Since the shipbuilding relationship is traditionally so strong, KRANENDONK rubs shoulders with a number of clients in this sector through its offices abroad. Alongside a number of sales and service outlets in Singapore, Japan, China and most recently the United States, KRANENDONK - Smart Robotics also has a site in Denmark where much of the complex software is developed. But head office is and remains Dutch, confirms Voerman. Approximately 60 staff are employed in Tiel at the moment - predominantly highly-educated engineers - and the company is an important engine for employment in the 'Rivierenland' area.
Arie Kranendonk (middle) and the deputy mayor of Tiel (right) opening the new head office.
KRANENDONK supplies fully-automated welding lines, primarily for the maritime sector, as well as cutting lines for the offshore and steel industries. For somebody not in the steel business, a visit to the enormous self-contained factory is an eye-opener. Numerous smart robots are assembled by specialists and carry out their assignments within gantries towering metres into the air. The machines look as if they are big, but need to be produced as compactly as possible. Manufacturing the double bottoms or hulls of ships is not easy, small spaces and complex construction demands a certain compactness. Voerman: "We produce everything according to precise customer requirements, or 'tailor made' as it is called nowadays.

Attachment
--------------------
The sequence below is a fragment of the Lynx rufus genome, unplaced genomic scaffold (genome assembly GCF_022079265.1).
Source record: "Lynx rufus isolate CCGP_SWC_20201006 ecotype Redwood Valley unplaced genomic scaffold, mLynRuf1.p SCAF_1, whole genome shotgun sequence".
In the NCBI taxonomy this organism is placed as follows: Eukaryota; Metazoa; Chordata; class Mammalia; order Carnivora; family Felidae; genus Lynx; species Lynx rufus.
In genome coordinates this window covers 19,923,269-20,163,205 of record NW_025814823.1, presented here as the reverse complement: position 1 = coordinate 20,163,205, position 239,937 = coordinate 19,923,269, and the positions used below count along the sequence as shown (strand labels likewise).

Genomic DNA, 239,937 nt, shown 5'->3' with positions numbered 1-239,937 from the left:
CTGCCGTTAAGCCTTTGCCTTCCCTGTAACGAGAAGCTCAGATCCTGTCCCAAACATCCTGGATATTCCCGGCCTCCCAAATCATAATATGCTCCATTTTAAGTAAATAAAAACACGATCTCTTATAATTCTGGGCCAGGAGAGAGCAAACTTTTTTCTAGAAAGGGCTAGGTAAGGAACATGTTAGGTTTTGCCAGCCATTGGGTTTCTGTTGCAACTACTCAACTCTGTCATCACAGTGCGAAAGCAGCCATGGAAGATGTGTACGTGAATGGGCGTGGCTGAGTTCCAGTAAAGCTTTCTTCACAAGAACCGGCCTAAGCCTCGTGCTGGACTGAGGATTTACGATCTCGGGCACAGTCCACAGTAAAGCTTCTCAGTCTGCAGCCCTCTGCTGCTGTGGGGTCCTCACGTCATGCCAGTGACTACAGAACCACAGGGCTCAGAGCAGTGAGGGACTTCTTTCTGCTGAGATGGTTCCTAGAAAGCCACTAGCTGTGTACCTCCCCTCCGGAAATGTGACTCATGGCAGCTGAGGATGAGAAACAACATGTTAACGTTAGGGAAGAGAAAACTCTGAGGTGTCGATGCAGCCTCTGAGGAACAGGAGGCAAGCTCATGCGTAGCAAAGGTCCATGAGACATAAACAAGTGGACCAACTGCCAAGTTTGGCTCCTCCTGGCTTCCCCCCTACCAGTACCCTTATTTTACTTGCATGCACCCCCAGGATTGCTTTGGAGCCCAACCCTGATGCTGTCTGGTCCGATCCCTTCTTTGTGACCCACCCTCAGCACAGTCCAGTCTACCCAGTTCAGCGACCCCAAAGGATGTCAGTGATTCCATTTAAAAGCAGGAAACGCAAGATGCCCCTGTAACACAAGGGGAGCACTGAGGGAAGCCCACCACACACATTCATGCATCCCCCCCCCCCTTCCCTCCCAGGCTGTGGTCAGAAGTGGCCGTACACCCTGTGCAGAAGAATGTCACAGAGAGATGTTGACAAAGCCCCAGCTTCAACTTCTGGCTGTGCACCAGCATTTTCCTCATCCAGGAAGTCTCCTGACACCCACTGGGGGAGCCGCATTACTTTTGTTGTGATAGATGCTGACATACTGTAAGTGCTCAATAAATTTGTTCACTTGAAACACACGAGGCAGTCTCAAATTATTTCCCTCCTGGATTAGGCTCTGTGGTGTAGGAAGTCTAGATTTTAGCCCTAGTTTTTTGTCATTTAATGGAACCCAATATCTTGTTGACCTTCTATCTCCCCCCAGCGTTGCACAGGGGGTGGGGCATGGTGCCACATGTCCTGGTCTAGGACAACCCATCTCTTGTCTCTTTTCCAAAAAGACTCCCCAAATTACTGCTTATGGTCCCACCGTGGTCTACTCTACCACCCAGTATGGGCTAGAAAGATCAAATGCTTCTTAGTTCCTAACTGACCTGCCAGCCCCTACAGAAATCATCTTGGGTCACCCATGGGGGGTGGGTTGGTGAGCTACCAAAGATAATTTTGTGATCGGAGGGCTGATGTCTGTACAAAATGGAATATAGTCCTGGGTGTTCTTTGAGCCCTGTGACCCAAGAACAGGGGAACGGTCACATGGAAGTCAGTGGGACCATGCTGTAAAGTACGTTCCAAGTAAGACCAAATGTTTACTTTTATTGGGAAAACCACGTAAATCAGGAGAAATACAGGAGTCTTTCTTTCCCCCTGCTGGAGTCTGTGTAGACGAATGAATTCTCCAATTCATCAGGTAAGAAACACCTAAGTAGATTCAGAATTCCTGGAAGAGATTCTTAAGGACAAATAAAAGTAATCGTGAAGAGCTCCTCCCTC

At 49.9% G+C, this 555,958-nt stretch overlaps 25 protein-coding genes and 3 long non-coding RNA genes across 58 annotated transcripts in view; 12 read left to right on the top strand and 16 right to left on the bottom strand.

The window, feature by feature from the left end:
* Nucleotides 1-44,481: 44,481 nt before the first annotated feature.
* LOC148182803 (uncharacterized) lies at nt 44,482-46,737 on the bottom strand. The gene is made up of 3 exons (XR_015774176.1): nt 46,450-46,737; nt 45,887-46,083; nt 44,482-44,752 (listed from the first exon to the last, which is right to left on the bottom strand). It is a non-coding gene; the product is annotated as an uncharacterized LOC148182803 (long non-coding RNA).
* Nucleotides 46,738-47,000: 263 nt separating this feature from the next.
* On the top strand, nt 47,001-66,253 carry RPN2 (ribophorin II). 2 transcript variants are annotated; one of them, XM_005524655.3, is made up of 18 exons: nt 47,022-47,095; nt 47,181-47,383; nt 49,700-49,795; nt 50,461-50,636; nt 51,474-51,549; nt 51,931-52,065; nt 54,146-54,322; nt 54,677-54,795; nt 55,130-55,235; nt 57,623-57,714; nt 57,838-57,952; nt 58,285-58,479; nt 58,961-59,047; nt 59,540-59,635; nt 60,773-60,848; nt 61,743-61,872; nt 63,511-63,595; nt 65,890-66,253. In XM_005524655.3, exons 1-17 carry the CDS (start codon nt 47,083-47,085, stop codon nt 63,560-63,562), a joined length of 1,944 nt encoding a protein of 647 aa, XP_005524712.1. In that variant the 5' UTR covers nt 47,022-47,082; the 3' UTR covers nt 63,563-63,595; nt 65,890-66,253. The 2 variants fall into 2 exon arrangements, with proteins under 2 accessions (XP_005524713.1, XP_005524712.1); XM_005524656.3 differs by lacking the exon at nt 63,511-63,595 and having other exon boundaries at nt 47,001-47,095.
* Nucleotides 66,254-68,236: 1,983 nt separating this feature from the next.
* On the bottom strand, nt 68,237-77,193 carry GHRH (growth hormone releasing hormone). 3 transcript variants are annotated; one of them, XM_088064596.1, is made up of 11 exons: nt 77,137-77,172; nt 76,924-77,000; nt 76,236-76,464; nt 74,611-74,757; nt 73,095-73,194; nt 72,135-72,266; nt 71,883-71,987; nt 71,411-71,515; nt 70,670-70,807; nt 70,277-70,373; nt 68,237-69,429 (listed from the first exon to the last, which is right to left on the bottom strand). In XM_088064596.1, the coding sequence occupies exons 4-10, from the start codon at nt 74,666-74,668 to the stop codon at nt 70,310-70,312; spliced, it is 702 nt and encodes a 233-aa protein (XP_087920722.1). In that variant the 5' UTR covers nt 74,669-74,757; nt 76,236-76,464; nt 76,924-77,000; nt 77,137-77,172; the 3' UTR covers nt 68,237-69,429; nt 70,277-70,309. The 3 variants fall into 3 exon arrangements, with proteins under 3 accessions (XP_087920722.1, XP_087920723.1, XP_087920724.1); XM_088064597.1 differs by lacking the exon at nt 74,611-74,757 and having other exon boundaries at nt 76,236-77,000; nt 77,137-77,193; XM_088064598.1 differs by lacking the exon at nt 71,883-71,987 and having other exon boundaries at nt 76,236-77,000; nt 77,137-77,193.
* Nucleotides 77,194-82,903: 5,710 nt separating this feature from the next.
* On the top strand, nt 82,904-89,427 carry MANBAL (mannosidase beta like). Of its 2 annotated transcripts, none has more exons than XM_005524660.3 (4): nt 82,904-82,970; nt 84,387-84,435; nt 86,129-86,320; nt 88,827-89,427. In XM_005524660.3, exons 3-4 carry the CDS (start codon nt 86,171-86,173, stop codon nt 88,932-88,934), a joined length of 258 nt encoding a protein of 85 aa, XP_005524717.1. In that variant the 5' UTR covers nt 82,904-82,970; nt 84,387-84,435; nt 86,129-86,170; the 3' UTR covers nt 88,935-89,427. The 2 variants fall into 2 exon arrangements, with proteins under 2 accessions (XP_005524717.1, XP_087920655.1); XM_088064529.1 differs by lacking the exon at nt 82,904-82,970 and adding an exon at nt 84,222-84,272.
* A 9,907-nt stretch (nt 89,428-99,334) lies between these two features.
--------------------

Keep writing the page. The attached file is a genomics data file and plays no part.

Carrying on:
In the factory, the robot welds or cuts every component exactly as the client requires. We often make one-time, unique constructions because our work here is fully tailor made. We make use of basic concepts that have stood the test of time and adapt them to customer requirements. Take automation of the robot's programme, for example. Our customers deliver so-called 3D-cad models to us that we can subsequently read into our own RinasWeld software, saving us hours of work-preparation processes. We are not welders; we are automation specialists. The customer has the welding know-how and understands the fine-tuning, but we fix everything else here in Tiel."